Strength Protocols That Excessively Focus on Strengthening the Problem Area but Fail to Create General High-intensity Muscle Effort
The longer that an athlete has suffered chronic hamstring pain and stiffness the more likely they have lost the ability to absorb load through the muscle, and they tend to remain in a shortened position to protect them. The research literature regarding hamstring injuries often focuses on which exercises activate the hamstrings the most. The argument being that high EMG activity must mean that it is a better choice to strengthen the muscle, and this will rebuild structural integrity as well as high neuromuscular output. Coaches and athletes, however, must be careful how quickly and how much volume of direct and isolated hamstring training they implement, as this plus track work may serve to overload the hamstring (and the brains response) even more. The idea of the “weak link” is an attractive one, and this type of thinking often leads to excessively working the area rather than giving it a rest and considering an overall strength approach. Indeed, the injured muscle may be a compensation for weakness in other areas, and there is a tendency over time for the athlete to develop overall lower body weakness if attention is focused on only isolated areas rather than the whole muscular chain. Certainly the hamstring to quadriceps strength ratio may be less important than once thought. Instead, one should consider strength in all muscles. Exercises that are often prescribed by health professionals tend to be generic low-intensity movements that aim to work the hamstrings in multiple ranges. The frequency of recommendation is also often far too high for daily exercise programs common that may reinforce a disability complex and simply overwork the muscle in a less than biomechanically sound fashion.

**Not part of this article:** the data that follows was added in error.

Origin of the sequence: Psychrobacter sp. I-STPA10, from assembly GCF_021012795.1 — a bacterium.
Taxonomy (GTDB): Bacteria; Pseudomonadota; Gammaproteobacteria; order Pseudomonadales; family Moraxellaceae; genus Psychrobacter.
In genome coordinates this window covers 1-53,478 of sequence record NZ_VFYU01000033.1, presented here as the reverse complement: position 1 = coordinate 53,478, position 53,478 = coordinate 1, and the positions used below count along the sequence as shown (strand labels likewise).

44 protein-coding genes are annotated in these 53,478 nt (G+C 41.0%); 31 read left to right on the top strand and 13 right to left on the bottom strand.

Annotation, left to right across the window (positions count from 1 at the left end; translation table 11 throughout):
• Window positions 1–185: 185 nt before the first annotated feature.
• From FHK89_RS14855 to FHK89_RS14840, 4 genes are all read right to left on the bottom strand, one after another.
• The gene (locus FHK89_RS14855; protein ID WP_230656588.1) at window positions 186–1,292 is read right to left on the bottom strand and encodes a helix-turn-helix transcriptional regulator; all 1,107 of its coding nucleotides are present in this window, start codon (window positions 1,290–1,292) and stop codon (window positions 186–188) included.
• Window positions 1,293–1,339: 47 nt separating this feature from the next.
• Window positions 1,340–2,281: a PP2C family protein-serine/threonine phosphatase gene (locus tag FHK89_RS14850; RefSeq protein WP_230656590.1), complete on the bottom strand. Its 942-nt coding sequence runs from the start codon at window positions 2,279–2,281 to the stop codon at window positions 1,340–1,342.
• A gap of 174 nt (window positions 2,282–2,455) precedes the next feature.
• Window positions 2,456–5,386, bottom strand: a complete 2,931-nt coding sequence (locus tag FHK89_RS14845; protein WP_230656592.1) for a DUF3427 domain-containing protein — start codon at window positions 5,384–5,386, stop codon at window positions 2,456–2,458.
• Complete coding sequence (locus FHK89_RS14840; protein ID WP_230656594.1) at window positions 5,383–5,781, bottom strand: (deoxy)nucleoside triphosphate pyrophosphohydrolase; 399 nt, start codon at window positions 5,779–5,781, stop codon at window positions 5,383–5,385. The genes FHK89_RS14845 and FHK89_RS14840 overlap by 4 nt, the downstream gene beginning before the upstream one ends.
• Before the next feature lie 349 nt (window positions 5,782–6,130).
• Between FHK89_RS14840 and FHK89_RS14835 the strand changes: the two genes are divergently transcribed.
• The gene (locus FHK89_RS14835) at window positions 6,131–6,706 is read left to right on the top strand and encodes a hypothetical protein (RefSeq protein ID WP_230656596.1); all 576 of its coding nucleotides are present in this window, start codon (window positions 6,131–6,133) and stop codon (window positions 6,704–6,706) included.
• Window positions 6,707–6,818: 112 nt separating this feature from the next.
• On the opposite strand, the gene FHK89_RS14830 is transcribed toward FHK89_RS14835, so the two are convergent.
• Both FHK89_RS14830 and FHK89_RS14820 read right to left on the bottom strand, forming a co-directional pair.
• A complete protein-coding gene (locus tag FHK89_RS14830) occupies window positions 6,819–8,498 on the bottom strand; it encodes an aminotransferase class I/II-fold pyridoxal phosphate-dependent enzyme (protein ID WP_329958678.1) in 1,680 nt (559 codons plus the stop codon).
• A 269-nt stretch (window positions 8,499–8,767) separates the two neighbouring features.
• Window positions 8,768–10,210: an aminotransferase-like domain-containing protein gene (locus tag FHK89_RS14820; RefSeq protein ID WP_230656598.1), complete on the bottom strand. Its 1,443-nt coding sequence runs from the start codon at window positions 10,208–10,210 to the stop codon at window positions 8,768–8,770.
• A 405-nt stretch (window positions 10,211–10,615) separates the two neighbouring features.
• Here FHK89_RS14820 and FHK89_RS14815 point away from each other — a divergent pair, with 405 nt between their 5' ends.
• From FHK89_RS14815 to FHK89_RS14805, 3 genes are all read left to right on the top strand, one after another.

Hence with chronic hamstring injury I would suggest compound exercises can be a better initial option that involves the hamstrings as part of a team rather than in isolation. High neuromuscular output and recruitment of fast twitch motor units is accomplished well through key compound exercises such as the squat and deadlift. These exercises work the muscles and the hamstrings in their strong ranges and avoid forced or vulnerable end-range movements and forced positions in active or passive insufficiency. A lying leg curl, for instance, often places the biceps femoris in a position of active insufficiency and then it gets forced further into active insufficiency and tends to overwork the medial hamstrings, as a result, which potentiates a groin strain. The Glute-ham raise and Nordic hamstring exercise may also be limited in these regards, and I would suggest that the best and healthiest hamstring exercises produce high tension when the hip is not maintained in an extended position. Better options to isolate the hamstrings would be the Romanian or stiff leg deadlift, with both double or single leg, glute ham raise or even a seated leg curl.